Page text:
"Our science has lost in him one of the first leader, our journal one of its best co-labourers, the society of Physicians of the Rhineland and Westphalia, kits head and its pillar, our Central Society a much honoured member and we personally a faithful friend and loving teacher".

Homoeopathy in the family
Out of his seven sons, two followed his example. Karl (Born on 5th Nov 1826) started living in Paris and was married to the adopted daughter of Hahnemanns second wife Madam Melanie. He settled in Paris and practised Homoeopathy in conjunction with Madam Hahnemann. Boenninghausens second son, Freidrich (Born April 14 1828) adopted a legal career but after passing the first two state examinations, he began to study medicine at 27 years of age. After studying medicine for 4 years in Bonn and Berlin he settled in 1859 as an assistant to his father.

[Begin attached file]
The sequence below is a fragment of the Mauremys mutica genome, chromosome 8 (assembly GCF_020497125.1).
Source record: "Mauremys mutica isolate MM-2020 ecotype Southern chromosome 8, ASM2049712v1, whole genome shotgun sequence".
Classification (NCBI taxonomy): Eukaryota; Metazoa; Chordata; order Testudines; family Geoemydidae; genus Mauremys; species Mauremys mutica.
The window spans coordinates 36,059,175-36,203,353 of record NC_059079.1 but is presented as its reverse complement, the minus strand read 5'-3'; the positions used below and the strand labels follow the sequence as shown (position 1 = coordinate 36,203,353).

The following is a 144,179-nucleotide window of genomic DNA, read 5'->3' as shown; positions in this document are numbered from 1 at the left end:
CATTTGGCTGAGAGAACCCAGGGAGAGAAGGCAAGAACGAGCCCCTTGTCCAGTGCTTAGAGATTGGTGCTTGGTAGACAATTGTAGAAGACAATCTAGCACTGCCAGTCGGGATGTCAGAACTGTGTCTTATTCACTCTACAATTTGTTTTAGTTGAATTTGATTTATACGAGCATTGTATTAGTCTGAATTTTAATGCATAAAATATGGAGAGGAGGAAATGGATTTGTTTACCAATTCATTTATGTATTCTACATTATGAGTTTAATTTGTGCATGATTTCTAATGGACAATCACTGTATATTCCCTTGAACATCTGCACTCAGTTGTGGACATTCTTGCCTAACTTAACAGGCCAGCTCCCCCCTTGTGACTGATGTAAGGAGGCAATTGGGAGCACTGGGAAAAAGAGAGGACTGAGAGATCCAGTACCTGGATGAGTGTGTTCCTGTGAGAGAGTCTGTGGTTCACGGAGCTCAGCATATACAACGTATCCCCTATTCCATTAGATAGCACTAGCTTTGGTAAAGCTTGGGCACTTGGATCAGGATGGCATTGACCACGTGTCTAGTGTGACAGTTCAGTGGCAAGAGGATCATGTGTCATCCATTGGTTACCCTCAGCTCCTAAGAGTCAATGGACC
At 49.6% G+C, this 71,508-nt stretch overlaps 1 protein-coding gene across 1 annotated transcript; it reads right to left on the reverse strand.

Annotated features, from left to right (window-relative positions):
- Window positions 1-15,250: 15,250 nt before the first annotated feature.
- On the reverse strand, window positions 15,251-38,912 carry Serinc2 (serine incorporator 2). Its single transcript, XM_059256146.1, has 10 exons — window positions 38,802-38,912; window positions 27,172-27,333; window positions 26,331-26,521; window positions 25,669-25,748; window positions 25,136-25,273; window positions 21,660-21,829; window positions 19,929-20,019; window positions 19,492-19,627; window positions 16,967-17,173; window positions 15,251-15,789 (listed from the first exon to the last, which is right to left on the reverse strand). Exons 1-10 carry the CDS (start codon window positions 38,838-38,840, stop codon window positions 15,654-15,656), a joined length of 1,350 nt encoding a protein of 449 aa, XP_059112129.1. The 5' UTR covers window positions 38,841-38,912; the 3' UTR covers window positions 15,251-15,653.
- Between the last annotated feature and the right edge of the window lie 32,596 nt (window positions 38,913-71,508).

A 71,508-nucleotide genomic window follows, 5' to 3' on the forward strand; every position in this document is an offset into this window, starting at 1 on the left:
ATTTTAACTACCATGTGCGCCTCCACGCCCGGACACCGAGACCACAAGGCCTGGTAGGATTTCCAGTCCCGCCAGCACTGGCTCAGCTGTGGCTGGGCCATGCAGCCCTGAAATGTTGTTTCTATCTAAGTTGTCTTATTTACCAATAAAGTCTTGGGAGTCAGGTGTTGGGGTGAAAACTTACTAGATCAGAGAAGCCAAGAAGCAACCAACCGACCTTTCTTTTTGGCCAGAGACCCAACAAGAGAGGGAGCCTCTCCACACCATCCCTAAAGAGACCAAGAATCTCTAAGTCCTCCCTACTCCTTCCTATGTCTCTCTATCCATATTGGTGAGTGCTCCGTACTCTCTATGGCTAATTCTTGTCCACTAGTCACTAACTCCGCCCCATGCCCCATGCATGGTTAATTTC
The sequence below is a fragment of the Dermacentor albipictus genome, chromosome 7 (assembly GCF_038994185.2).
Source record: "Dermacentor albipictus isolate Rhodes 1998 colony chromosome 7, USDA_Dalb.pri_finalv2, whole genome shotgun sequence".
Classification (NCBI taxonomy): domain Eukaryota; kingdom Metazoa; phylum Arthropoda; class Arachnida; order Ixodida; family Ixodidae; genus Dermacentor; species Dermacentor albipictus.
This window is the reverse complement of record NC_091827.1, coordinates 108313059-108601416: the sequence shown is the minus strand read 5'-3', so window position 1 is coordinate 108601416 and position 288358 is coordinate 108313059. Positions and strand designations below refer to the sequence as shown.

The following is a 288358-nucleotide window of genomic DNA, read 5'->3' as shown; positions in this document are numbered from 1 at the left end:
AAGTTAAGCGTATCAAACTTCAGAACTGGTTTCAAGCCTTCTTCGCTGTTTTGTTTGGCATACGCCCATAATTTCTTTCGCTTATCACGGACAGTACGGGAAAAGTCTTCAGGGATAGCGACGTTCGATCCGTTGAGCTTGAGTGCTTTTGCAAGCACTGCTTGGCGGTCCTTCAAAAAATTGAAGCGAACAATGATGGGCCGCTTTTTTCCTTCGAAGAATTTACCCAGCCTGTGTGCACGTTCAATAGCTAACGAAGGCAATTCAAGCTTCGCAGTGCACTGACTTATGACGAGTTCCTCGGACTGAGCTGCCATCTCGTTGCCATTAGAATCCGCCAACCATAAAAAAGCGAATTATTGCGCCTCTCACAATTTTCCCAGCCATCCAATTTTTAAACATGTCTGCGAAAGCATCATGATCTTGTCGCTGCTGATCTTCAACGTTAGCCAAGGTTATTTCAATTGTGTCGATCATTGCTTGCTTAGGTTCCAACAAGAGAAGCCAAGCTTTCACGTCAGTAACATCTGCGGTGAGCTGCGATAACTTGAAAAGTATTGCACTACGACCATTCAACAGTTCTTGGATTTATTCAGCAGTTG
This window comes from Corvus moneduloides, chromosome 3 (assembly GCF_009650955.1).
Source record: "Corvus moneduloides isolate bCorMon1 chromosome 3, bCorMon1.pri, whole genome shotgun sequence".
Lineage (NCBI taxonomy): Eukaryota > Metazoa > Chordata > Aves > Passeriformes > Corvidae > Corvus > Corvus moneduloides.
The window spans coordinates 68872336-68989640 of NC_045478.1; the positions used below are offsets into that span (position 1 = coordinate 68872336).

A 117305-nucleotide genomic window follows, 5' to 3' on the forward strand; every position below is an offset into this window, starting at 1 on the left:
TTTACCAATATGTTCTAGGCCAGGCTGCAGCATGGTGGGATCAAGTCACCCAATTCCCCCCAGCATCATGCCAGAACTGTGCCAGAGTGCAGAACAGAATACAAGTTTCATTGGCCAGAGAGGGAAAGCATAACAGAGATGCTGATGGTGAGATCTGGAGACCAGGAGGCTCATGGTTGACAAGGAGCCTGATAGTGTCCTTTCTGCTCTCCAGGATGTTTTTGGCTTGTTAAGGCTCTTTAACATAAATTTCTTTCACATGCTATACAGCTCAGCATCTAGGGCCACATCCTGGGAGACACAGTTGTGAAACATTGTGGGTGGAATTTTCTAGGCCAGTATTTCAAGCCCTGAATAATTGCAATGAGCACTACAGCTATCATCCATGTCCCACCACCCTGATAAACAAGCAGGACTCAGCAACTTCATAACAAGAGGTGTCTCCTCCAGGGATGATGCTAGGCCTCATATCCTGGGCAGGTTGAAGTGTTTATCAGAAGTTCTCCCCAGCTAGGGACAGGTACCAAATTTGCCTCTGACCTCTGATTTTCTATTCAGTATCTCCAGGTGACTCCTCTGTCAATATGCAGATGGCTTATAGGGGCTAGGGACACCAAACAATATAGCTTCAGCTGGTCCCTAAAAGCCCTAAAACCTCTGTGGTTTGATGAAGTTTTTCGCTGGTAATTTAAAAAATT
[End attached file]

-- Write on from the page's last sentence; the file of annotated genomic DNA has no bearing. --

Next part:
His Contributions
Therapeutic Pocket Book -was the result of his attempt to produce a concise, comprehensive index.
Between 1828 to 1846, rewrote in homoeopathic journals like Archiv Fuer Homoeopathische Heilkunst, allgemeine Homoeopathische Zeitung etc. Boenninghausen tells in his pocket book -"From one point of view the indicated conditions of aggravation or amelioration have a far more significant relation to the totality of the case and to its single symptoms than is usually supposed; they are never confined exclusively to one or another symptom but on the contrary, a correct choice of the suitable remedy depends very often chiefly upon them".

Homoeopathic Writings
1831- The Cure if Cholera and its preventives.
1832- Repertory of the Antipsoric Medicines
1833- Summary view of the chief sphere of operation of the Antipsoric remedies and their Characteristic Peculiarities, as an appendix to the repertory.

Contributions to a knowledge of peculiarities of Homoeopathic remedies.